Toxicity of Plastics and Bioplastics

In our journey to Zero Waste, we learned a few things along the way. One of which is that plastics are toxic and dangerous and that we’ve polluted our world so much that they are everywhere on this planet: plastics are in air, water, soil, our food, and in our bodies. And the vast majority of so-called compostables and biodegradables (i.e. bioplastics) are equally toxic as conventional plastics. We learned both plastics and bioplastics should never belong to any compost piles. Let’s see, let’s give up one hundred steps for an argument’s sake and say those bioplastics were non-toxic and plastic-free – even then, we can’t evade the fact that those single-use disposables are still major distractions from the real solutions that we should strive for – i.e. the banning of single-use and the massive build-out of reuse and refill infrastructures.

We collected some links here for your perusal so please check them out. Please let us know if you know of any good links to add.

Tire dust: One of the top sources of microplastic pollution of air, water and soil – and very toxic to wildlife: ““When we tested the tyres it killed all the fish,” said McIntyre. From there, they were able to identify the culprit: a toxic chemical known as 6PPD-quinone, the product of the preservative 6PPD, which is added to tyres to stop them breaking down. The pioneering study, published in 2020, has been heralded as critical to our understanding of what some describe as a “stealth pollutant”.” July 25, 2022, The Guardian.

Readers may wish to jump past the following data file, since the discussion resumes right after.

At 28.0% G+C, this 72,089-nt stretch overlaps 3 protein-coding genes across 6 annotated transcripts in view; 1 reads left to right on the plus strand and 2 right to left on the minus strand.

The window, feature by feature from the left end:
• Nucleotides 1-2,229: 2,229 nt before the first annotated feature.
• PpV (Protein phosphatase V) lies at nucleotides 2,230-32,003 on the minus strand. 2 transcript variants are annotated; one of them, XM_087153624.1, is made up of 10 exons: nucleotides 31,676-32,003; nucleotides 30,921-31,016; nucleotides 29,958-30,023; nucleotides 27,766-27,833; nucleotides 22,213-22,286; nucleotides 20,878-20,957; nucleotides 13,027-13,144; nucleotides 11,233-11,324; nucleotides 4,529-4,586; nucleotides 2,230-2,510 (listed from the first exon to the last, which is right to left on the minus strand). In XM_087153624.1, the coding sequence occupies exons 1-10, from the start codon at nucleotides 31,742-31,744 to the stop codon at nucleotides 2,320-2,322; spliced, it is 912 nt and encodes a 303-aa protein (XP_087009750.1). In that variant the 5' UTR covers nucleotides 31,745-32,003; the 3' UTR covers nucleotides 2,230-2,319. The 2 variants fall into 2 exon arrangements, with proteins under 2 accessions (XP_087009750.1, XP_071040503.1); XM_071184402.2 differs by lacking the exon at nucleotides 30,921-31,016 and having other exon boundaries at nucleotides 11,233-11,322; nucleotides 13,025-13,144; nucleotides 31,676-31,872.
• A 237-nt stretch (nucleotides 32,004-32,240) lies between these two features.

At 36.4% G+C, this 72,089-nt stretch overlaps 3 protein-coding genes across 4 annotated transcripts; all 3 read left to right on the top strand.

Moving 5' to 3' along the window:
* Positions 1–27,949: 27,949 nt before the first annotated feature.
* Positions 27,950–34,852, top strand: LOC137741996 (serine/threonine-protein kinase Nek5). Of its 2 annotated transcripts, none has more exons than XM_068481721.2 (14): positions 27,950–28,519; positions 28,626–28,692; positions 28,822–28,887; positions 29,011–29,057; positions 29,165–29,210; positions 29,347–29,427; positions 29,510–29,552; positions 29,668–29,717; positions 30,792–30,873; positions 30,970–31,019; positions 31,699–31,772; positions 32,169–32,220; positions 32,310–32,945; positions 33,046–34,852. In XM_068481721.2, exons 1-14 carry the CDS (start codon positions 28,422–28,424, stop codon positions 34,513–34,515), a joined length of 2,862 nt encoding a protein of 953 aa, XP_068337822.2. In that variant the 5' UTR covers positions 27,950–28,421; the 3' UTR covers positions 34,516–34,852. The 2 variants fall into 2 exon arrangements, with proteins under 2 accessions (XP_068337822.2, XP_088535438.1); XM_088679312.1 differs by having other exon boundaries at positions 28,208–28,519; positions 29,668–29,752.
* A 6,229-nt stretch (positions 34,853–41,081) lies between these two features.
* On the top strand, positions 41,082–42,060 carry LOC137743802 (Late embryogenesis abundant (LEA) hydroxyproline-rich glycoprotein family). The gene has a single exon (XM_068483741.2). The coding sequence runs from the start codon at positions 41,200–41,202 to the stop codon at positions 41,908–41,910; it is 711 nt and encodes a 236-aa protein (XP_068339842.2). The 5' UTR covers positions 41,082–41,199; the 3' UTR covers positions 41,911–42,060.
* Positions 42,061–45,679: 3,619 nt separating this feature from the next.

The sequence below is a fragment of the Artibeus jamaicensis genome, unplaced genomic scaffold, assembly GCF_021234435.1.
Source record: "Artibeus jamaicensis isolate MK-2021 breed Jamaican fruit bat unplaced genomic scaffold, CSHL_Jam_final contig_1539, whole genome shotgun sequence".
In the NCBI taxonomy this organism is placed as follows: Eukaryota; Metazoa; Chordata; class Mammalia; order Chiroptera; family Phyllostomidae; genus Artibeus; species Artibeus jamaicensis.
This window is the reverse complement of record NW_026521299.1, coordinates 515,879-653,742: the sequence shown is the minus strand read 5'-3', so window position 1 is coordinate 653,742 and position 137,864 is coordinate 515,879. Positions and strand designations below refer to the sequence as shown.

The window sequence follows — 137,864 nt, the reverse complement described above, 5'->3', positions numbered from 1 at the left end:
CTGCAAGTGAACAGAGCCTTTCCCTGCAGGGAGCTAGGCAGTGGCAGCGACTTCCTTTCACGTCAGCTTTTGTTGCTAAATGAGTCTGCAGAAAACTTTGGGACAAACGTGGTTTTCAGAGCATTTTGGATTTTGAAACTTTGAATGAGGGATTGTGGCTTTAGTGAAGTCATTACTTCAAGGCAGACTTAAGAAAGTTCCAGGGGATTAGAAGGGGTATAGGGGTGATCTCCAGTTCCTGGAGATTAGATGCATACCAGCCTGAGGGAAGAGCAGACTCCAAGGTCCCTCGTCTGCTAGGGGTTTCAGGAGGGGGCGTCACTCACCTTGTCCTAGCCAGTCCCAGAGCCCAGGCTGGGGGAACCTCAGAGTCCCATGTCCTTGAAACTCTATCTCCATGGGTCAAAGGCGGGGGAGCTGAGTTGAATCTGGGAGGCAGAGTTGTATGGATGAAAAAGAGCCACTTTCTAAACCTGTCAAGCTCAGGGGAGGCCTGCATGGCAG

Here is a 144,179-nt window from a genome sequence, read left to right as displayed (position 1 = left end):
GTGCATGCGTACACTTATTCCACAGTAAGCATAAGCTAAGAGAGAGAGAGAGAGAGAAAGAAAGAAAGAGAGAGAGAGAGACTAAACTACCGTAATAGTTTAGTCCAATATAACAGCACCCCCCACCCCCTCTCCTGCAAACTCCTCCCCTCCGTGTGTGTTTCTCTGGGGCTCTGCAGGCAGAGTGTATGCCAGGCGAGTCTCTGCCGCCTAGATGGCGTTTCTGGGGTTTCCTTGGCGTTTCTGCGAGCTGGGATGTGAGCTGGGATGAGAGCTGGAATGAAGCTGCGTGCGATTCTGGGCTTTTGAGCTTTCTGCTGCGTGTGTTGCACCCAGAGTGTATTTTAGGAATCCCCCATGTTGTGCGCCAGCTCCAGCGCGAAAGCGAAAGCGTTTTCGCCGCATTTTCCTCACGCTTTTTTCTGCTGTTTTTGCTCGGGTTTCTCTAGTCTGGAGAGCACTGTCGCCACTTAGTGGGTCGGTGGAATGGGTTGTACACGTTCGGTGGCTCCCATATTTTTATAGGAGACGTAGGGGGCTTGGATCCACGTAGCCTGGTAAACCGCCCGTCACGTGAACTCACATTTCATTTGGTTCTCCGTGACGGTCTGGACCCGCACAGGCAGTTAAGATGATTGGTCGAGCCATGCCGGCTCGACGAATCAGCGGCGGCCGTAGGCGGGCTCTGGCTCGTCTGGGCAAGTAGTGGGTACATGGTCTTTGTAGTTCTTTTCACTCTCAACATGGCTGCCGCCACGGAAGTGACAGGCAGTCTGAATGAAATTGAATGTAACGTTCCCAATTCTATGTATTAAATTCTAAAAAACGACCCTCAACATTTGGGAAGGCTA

Please don’t put these in compost pile! “Researchers have found PFAS are frequently used in sandwich wrappers, paper straws, baking papers, carryout containers and molded fiber products like “clam shells”. The chemicals have been detected in products from a range of businesses, including fast food restaurants like McDonald’s, Subway and Chipotle; grocery chains like Whole Foods; and independent restaurants and grocers that use packaging products marketed as “green”.” The Guardian, November 19, 2021.

A 20-minute quick overview about forever chemicals by a talk show host John Oliver, October 3, 2021. You can also watch documentary films such as The Devil We Know (2018) or a feature film Dark Waters (2019) to learn more about forever chemicals.

Also see a succinct summary “What are PFAS?” by Environmental Health News.
Crisis is unfolding in Maine by the application of sewage sludge contaminated with PFAS on farmlands.
The Guardian, March 22, 2022.
The Guardian, March 18, 2022.
SciTech Daily, October 25, 2020.
US EPA, Office of Research and Development, August 2021. This EPA report discusses contamination of industrial compost with PFAS.
The Guardian, December 22, 2020.
Environmental Health News, March 28, 2022.
The Guardian, March 24, 2022.
The Guardian, March 18, 2022.
Seven Days: Vermont’s Independent Voice, November 24, 2021.
A renowned regional environmental activist, Peter Mantius writes on about PFAS contamination at landfills around New York State.
Toxics-Free Future, May 13, 2021.
CBC News, October 1, 2021. 70% of our clothes are made of plastics aka synthetic fibers, also a cause of microplastic water pollution from laundry.
This reports an Italian study. It’s not just seafood. Fast Company, June 2020.
Those guards are rarely collected after use. The Guardian, August 2021.

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